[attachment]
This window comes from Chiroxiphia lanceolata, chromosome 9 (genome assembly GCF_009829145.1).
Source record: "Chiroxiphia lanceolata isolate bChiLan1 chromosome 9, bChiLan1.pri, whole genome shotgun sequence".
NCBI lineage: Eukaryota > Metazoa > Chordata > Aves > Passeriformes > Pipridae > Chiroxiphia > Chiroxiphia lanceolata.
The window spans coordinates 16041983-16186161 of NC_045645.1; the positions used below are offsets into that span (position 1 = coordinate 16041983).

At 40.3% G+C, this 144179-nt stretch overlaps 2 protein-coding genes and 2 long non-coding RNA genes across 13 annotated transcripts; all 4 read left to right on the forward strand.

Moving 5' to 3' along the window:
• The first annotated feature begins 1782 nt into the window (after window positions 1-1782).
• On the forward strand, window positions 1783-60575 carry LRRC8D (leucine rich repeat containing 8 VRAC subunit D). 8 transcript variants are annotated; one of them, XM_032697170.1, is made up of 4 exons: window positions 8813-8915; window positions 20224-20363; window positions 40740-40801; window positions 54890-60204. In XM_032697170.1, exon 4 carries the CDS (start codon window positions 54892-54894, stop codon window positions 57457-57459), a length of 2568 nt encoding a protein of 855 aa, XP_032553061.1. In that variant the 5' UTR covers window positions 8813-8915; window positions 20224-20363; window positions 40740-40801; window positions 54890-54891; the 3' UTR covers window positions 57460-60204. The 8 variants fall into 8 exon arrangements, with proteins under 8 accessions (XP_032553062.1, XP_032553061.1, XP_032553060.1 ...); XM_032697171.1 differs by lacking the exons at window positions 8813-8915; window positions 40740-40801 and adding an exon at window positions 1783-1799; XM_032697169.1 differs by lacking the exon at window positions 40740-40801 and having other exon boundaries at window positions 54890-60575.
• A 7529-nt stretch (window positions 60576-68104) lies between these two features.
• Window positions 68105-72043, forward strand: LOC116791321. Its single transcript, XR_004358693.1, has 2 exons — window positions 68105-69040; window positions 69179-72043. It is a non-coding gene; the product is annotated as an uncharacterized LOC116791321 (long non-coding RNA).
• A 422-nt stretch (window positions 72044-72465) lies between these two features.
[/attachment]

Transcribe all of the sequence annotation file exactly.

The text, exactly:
This window comes from Chiroxiphia lanceolata, chromosome 9 (genome assembly GCF_009829145.1).
Source record: "Chiroxiphia lanceolata isolate bChiLan1 chromosome 9, bChiLan1.pri, whole genome shotgun sequence".
NCBI lineage: Eukaryota > Metazoa > Chordata > Aves > Passeriformes > Pipridae > Chiroxiphia > Chiroxiphia lanceolata.
The window spans coordinates 16041983-16186161 of NC_045645.1; the positions used below are offsets into that span (position 1 = coordinate 16041983).

At 40.3% G+C, this 144179-nt stretch overlaps 2 protein-coding genes and 2 long non-coding RNA genes across 13 annotated transcripts; all 4 read left to right on the forward strand.

Moving 5' to 3' along the window:
• The first annotated feature begins 1782 nt into the window (after window positions 1-1782).
• On the forward strand, window positions 1783-60575 carry LRRC8D (leucine rich repeat containing 8 VRAC subunit D). 8 transcript variants are annotated; one of them, XM_032697170.1, is made up of 4 exons: window positions 8813-8915; window positions 20224-20363; window positions 40740-40801; window positions 54890-60204. In XM_032697170.1, exon 4 carries the CDS (start codon window positions 54892-54894, stop codon window positions 57457-57459), a length of 2568 nt encoding a protein of 855 aa, XP_032553061.1. In that variant the 5' UTR covers window positions 8813-8915; window positions 20224-20363; window positions 40740-40801; window positions 54890-54891; the 3' UTR covers window positions 57460-60204. The 8 variants fall into 8 exon arrangements, with proteins under 8 accessions (XP_032553062.1, XP_032553061.1, XP_032553060.1 ...); XM_032697171.1 differs by lacking the exons at window positions 8813-8915; window positions 40740-40801 and adding an exon at window positions 1783-1799; XM_032697169.1 differs by lacking the exon at window positions 40740-40801 and having other exon boundaries at window positions 54890-60575.
• A 7529-nt stretch (window positions 60576-68104) lies between these two features.
• Window positions 68105-72043, forward strand: LOC116791321. Its single transcript, XR_004358693.1, has 2 exons — window positions 68105-69040; window positions 69179-72043. It is a non-coding gene; the product is annotated as an uncharacterized LOC116791321 (long non-coding RNA).
• A 422-nt stretch (window positions 72044-72465) lies between these two features.